No Pain, No Gain. With most efforts in life, the things which are most rewarding often arrive with the biggest price tag. If you want to be a successful physician with a rewarding practice, you are going to need to spend nearly a decade in college, medical school, and internships. If you wish to catch touchdowns or alley-oop passes playing pro ball, you will first have to spend a decade honing your craft, practicing and playing for hours on end each day from a very early age. And yes, if you wish to gain overall muscle strength, size, and thickness, then you are going to need to complete those uncomfortable and sometimes risky compound exercises which yield the most possible gains.
You know about the usual suspects when it comes to building overall mass and strength. Exercises like squats are called compound movements because they hit multiple body parts - quads, hamstrings, glutes, calves, and hips, among others. Everyone knows the bench press is great for chest development, but also for building up the triceps and shoulders. And for the back, nothing works better for building up the many layers of back muscle groups (along with arms, shoulders, hamstrings and hips) more than deadlifts. However, there is one compound exercise, albeit a somewhat risky one, which is often overlooked in the lexicon of highly effective compound movements.
Chin-Ups an be a highly effective movement for building up many muscle fibers intertwined across your back, shoulders, biceps, and traps. However, it can also be a movement which can lead to injuries, from minor strains to outright devastating muscle tears. Use this movement correctly if you wish to see the best results, and stay out of the operating room at the same time! Check out this list of ideas for getting the most from your Chin-Ups.
With most exercises, you can start using them for the first time while employing the standard "4 sets of 10 repetitions" rule. Since Chin-Ups are a fairly heavy body weight movement involving your entire body weight, the ability of lifters to initially grab the bar and pull up 120 to 300 pounds for ten reps is going to vary greatly! Don't be discouraged if you don't instantly knock them out of the park. Begin with as many as you can complete for 4 sets. This number will slowly but steadily increase as your muscles and tendons adapt to the regular workload. You will want to include them each week on your back training days so that growth isn't squandered every week you decide to skip them. Stick with this movement for 3 months without missing a beat, and you'll notice the number of times you can move your body is going to increase - and quickly!
Using The 50 Chin Rule
The 50 chin rule is a great way for those who are new to using Chin-Ups to become accustomed to them. Make it your goal to complete 50 Chin-Ups per workout. If you have insane strength and endurance naturally, and you're a bit smaller, maybe you can knock out 10 or 15 at a time. Or if you're new to them, perhaps you can only muster 1 or 2 or 3 at a time. That's okay! Make reaching 50 Chin-Ups the goal of each workout when back day rolls around. If you have to complete 25 sets of 2 reps each, then go for it. The amount of growth you will spurn will be monumental. As stated earlier, each week you will see terrific gains in terms of strength.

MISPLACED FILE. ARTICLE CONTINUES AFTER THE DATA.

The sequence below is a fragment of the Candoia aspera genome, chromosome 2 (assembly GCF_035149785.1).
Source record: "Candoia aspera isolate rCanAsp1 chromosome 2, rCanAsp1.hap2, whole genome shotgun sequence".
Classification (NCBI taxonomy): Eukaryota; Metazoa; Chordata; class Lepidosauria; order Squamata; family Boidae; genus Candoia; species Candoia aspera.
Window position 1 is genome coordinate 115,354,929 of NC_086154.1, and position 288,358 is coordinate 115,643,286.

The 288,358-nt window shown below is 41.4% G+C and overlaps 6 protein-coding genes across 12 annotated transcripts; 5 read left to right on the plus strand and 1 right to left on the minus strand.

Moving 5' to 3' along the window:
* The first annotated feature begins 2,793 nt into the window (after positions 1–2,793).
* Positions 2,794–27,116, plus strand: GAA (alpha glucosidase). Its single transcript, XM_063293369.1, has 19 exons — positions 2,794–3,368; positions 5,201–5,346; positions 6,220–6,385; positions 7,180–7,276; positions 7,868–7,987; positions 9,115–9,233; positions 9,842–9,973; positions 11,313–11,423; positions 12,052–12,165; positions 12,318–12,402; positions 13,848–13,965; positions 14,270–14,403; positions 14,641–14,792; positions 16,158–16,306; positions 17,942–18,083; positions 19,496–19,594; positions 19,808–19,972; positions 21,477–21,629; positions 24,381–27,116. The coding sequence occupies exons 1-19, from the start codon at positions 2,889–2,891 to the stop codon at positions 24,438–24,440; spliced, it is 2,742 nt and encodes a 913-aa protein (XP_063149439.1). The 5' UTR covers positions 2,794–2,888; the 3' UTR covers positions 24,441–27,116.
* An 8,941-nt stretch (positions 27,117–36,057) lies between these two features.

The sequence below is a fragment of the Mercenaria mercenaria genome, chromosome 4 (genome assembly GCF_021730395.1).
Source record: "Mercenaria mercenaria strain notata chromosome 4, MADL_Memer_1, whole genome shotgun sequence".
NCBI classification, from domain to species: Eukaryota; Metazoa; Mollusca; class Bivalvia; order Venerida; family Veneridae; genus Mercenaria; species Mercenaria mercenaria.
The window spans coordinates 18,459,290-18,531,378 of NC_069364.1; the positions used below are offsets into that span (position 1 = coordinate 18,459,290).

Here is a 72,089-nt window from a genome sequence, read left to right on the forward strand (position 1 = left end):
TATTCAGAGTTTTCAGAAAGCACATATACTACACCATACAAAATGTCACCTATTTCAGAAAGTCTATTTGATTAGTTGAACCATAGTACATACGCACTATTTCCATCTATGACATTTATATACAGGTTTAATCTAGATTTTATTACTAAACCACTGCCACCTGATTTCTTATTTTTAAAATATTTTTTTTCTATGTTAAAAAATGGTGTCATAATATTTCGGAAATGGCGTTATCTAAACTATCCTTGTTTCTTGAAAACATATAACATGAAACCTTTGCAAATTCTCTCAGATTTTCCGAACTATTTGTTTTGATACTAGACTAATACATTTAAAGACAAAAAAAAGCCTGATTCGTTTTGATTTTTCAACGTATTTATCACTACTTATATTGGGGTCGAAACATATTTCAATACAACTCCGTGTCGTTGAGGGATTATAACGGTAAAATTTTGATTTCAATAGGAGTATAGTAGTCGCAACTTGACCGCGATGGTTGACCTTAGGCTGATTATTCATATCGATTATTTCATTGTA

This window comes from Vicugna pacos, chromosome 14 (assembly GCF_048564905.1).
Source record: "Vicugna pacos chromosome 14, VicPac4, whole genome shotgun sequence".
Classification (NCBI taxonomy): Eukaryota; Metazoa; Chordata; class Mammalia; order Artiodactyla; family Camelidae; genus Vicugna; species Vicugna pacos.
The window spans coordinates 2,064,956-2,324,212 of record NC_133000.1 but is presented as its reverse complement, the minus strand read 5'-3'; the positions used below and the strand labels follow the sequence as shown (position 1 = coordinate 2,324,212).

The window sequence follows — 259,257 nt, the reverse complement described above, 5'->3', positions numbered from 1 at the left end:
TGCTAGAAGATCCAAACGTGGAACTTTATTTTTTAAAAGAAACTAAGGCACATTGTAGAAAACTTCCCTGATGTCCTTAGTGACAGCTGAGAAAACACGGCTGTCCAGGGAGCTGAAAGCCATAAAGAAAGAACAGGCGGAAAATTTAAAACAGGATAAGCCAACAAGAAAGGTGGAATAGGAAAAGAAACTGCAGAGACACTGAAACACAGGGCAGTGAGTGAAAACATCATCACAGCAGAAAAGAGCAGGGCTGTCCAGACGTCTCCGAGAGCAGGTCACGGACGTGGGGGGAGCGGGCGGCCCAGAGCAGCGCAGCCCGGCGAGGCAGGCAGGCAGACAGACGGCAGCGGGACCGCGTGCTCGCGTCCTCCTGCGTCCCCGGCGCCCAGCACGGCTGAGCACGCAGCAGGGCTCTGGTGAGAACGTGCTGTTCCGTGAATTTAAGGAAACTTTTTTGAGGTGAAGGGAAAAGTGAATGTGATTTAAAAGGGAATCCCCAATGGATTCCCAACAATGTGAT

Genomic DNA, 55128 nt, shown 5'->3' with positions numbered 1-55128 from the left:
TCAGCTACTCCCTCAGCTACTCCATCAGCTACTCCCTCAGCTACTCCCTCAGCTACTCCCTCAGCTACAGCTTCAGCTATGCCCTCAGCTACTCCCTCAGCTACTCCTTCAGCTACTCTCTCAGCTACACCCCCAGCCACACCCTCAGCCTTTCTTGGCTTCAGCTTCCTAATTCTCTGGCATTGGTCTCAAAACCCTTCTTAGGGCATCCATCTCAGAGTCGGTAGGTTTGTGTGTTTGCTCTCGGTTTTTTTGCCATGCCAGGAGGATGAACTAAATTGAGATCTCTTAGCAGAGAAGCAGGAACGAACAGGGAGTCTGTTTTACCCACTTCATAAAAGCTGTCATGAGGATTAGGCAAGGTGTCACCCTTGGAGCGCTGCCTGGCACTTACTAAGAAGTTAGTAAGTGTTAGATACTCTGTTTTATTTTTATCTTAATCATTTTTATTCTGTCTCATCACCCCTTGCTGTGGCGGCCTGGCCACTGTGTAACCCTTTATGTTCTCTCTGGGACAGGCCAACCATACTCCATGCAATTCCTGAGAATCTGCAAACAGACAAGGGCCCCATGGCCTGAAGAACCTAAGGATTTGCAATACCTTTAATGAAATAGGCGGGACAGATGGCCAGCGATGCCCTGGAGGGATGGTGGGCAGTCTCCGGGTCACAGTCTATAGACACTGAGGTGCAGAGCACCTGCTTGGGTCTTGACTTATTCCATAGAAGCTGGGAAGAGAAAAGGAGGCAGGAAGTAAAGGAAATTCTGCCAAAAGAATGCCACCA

Lessen the Body English
A human body suspended from a chin bar can create some serious momentum when the Chin-Up begins. You may enjoy this type of leverage, as it gives you the ability to knock out a few additional repetitions. However, that swing is costing you progress in terms of strength gains, and subsequent muscle gains. You aren't growing stronger when you use momentum to pull yourself over the bar - you're just giving your joints and tendons an unnecessary beat down. If you cannot complete that 10th repetition, it is because you are not (yet) strong enough to do so. Eat, rest, and come back stronger next week. If you count that cheated form as a legitimate repetition, then you'll be selling yourself shot when you aim for the 11th repetition next week.
Many lifters who sustain injuries when completing Chin-Ups do so because they allowed some form of "twisting" to enter the fray as they completed their repetition. Others allow a twist when they jump into, or out of, the movement with a bit too much enthusiasm on their parts. Approach every set of Chin-Ups like a professional, with a cool and calm nature. Pull yourself up, then down, and then dismount the bar cautiously once you've completed your final repetition.
Beware the chains
Exercise extreme caution adding weight to your frame when tackling Chin-Ups. Many lifters are enthusiastic to add weight to clipped chains and hang it from their weight belts. Nothing is cooler than taking Snapchat video with 2 or 3 of the 45-pound plates hanging from your waist. But tearing a lat because you haven't reached that level of strength is not something you want to do. Make sure you're capable of ten to 15 perfect repetitions without weight before moving on to adding any weight to your frame for Chin-Up repetitions. And even then, increase that weight gradually. Your body is in a very vulnerable position when you lift using Chin-Ups, so add the weight carefully and slowly.
Use Chin-Ups correctly and you'll get jacked, not jacked up. Do it right, be patient, and the results will be outstanding!